Vegan Café Refuses to Serve Dairy, is Forced to Close

A café in New Zealand has been forced to shut its doors after refusing to serve dairy – despite business growing rapidly since it switched to a vegan menu in July

Image Credit: Facebook / Cool Beans Café

Cool Beans Café – in Mangawhai on New Zealand’s North Island – received complaints from customers because it stopped selling dairy products. In a bid to reduce the café’s environmental impact its owner, Morgan Redfern-Hardisty, brought in six plant-based milk alternatives, as well as a wholly vegan food and drink menu. As a result, business increased by a whopping 25% in just one month.

However, Mr Redfern-Hardisty said the Mangawhai Activity Zone Charitable Trust (MAZCT), which owns the park where the café is situated, told him he must revert to the “status quo” if he wanted to see his contract renewed.

Mr Redfern-Hardisty, who switched to a plant-based diet three years ago after being diagnosed with Crohn’s disease, said:

“My intention purely was to reduce the café’s impact on the environment, provide healthy alternatives, and not to use and exploit animals in any way. Even the best dairy farms in New Zealand are still tainting the waterways.

“I had been holding my tongue serving cow’s milk, but since making the switch the community reaction has been so positive.”

Some locals have expressed their outrage on social media at the closure, and a petition calling on the trust to reverse its decision has already gained over 12,000 signatures.

MAZCT had told Mr Redfern-Hardisty that the move to a plant-based premises might not be “financially wise.”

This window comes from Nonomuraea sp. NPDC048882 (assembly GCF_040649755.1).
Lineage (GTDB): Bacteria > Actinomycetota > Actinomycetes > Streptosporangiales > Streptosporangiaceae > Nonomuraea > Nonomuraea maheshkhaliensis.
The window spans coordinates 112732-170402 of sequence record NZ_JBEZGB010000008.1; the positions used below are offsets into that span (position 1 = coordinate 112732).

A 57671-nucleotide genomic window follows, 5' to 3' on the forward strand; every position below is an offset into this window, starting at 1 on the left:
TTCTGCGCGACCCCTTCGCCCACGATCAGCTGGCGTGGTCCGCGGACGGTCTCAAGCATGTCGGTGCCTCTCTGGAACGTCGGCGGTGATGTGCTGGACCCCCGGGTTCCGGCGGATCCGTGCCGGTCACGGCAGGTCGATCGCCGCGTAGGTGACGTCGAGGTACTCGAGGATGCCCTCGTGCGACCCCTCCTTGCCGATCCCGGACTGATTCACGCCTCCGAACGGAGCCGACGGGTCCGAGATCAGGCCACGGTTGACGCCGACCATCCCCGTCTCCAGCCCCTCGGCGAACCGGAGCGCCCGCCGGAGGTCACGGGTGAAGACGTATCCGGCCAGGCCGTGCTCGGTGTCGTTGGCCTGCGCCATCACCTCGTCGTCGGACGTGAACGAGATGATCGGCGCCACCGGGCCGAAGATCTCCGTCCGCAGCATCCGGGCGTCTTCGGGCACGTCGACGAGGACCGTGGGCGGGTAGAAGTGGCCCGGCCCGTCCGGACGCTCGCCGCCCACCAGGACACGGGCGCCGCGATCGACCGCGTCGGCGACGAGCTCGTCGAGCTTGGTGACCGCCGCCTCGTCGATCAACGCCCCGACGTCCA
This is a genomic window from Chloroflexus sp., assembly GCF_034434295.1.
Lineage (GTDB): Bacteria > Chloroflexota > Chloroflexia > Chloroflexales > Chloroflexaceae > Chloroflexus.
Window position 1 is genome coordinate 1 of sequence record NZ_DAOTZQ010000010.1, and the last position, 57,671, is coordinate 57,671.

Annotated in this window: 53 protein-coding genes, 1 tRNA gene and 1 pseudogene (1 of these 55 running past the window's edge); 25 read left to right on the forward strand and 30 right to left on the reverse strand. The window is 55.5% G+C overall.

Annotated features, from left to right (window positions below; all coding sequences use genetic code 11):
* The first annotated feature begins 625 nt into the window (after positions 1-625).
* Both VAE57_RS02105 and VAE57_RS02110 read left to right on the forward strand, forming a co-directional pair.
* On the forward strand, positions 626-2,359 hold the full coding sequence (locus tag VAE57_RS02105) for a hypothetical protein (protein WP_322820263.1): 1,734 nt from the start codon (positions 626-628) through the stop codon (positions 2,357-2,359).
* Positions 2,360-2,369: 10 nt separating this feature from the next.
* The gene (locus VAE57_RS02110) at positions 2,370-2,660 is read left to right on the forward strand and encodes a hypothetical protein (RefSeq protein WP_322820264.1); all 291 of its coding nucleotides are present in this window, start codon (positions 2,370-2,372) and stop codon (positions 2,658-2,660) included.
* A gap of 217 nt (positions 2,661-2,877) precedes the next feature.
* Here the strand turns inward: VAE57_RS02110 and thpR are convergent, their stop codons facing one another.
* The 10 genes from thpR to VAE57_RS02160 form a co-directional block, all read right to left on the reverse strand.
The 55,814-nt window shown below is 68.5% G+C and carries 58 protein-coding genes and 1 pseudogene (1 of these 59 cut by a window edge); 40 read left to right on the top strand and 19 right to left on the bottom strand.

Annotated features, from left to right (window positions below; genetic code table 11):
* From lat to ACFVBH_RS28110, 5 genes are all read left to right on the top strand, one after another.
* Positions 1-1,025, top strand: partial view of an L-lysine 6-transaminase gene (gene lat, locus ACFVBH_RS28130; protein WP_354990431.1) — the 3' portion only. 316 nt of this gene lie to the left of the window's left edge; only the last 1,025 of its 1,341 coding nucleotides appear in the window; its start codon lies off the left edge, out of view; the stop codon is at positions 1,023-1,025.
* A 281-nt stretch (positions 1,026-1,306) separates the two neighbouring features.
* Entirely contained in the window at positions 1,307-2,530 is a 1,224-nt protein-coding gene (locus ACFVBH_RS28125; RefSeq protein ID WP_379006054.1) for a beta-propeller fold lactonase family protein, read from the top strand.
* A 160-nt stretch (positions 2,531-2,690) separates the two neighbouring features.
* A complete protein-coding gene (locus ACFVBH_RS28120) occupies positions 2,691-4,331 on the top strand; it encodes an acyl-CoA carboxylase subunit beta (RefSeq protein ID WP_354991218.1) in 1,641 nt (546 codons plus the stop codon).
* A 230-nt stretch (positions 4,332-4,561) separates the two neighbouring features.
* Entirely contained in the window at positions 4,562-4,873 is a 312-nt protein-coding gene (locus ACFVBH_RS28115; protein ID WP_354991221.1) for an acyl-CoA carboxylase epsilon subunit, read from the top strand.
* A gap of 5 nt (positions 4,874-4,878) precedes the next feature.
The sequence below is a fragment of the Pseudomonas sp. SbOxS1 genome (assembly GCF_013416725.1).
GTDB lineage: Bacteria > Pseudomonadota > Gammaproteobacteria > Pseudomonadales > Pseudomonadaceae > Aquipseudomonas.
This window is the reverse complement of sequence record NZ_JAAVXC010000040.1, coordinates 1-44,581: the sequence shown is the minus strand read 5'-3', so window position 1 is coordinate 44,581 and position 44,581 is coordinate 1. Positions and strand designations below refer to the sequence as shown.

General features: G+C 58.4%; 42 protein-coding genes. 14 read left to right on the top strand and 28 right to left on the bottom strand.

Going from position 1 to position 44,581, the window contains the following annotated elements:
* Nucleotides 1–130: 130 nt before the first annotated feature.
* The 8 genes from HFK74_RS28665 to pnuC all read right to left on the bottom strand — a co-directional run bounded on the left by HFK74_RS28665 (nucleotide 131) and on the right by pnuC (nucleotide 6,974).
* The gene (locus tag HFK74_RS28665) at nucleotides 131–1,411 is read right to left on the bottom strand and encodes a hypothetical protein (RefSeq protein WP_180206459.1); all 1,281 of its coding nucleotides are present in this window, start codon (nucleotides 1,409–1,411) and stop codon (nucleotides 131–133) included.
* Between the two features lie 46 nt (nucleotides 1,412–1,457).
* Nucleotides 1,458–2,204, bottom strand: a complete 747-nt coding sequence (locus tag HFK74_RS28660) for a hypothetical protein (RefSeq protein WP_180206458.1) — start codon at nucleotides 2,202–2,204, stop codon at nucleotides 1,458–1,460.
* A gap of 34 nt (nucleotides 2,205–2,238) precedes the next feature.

The trust’s chairman, Colin Gallagher, said the café made the decision to close down as a result of refusing to serve customers “a choice of additives when ordering coffee.”

“I am responsible to ensure all visitors have a safe and enjoyable visit to the park. To suggest they could walk elsewhere for a coffee of their choice defeats the purpose of mum and dad being with their children while they played,” continued Gallagher.

“We suggested organic milk was just fine by us, but again he refused. I personally said he could place a sign in his cafe saying that using cow’s milk is against his beliefs but to give customers a choice I have been asked to do it by MAZ.”

Prior to the closure, Mr Redfern-Hardisty said he kept a “good relationship” with MAZCT, volunteering for the trust at its skatepark, shaving his dreadlocks off – raising them $1,325 – and keeping a fundraising box on his counter.

The dairy industry is big business in New Zealand, although pollution from dairy farming has left 60% of the country’s rivers and lakes un-swimmable.

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